Next, a tray of heavy silverware that included sharp steak knives plummeted airborne above my head, as gracefully as the Flying Wallendas. Hmmm, this is interesting, I thought, casually sipping my tea and nibbling my scones, unfazed by the silverware circus.

One by one, my fellow shipmates retreated to the galley, unable to endure the whipping icy air. Soon all of us had gathered at the community table. We chatted, visited, shared stories and maintained positive spirits, while our crew dealt with the concerns at hand. We dined on saltines, cookies, instant mashed potatoes, cream cheese and microwaved SpaghettiOs.

If we craved peanut butter, we need not ask for it if the ship was rocking. The 5-pound plastic tub was “back at ya” as it slid from one end of the table to the other as if it were possessed. We laughed and cajoled, except for the mates who were reduced to drinking Sanka. Cranky, they desired fresh coffee. We laughed even more.

My fellow shipmates and I began to feel lightheaded and nauseated once the fumes of the fuel pump filtered into the galley. The crew hurried to fix this problem. Probably not our brightest decision, but certainly the easiest—we all chose to take a nap. Many of us with wet sleeping quarters were offered a bunk-share with others who were willing to give up a portion of their personal space.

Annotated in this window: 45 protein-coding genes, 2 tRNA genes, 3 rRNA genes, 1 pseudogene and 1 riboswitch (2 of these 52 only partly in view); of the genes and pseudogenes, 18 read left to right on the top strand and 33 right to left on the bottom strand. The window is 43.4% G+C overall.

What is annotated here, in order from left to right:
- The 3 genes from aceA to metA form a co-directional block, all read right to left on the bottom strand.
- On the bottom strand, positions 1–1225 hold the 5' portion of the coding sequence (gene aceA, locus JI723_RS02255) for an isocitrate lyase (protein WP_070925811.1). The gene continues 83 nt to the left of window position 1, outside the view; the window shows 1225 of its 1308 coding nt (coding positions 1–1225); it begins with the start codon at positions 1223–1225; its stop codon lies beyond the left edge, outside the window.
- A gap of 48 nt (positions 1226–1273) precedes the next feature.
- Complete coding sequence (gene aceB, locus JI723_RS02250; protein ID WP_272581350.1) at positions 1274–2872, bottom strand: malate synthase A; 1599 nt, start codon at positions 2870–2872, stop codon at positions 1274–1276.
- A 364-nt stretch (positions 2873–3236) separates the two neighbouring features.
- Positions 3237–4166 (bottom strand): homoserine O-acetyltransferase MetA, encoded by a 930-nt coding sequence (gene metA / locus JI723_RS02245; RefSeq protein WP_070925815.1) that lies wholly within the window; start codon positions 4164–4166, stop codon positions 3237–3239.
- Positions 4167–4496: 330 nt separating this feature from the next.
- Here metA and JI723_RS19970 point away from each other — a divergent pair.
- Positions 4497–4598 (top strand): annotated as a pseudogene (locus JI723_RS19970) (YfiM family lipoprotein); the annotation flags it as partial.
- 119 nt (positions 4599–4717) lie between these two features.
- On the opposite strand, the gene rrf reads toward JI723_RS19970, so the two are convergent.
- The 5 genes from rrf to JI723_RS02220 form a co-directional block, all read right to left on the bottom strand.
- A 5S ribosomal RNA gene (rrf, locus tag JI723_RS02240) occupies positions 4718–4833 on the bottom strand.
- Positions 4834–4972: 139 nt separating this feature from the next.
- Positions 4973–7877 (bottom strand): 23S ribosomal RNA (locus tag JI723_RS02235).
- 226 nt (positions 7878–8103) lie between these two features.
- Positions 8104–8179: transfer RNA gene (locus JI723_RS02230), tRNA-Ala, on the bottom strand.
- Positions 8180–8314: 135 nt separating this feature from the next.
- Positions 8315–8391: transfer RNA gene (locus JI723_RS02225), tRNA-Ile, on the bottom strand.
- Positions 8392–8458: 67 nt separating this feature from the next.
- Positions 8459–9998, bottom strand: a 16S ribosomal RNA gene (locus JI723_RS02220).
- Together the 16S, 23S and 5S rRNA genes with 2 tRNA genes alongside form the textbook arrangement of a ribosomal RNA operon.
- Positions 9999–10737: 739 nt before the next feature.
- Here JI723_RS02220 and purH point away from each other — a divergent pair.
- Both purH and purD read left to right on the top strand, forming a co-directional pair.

Hearing voices on deck, I arose from my short slumber and climbed the galley steps to survey the weather. Reaching the Port of Miami around 3 a.m., the vivid blue violet skyline blended with the tangerine hues of the early morning. The city lights of the high-rises glistened ever bright and crisp. What a glorious time to reach land! In the face of adversity, hope had remained true.

I cherish the friends I made, marvel at how many lives were saved, and well remember our laughter—and especially the teamwork of my fellow sailors in this piece of nautical history termed Tropical Storm Jerry.

Travel 250_rgbSheree K. Nielsen is an award-winning author, poet and photographer. Publications include AAA Southern Traveler, AAA Midwest Traveler, Carolina Go, Missouri Life, countless anthologies, newspapers and websites across the nation and Caribbean. Her most recent book—Folly Beach Dances, a “healing” coffee table book inspired by the rhythm of the sea and the changing tides—won the 2015 da Vinci Eye Award and is also an art category finalist for the Eric Hoffer Foundation. The book’s website is www.beachdances.com.

Diagnosed with lymphoma in 2012, Sheree donates 10-percent of all book sales to the Leukemia and Lymphoma Society. When not writing, Sheree can be found discovering new beaches, riding around town with her goofy dogs or sipping non-fat cappuccinos. She blogs at www.shereenielsen.wordpress.com and Tweets @ShereeKNielsen and @follybeachdance.

Again, this story appears in “Not Your Mother’s Book…On Travel.” The book features 58 travel stories from around the world. Purchase this book today from your favorite retailer, Amazon (http://amzn.to/108SSFD) or Barnes & Noble (http://bit.ly/1tAGDZF).

To submit your stories for consideration in future NYMB titles, go to http://www.PublishingSyndicate.com and click on the “Not Your Mother’s Book” tab.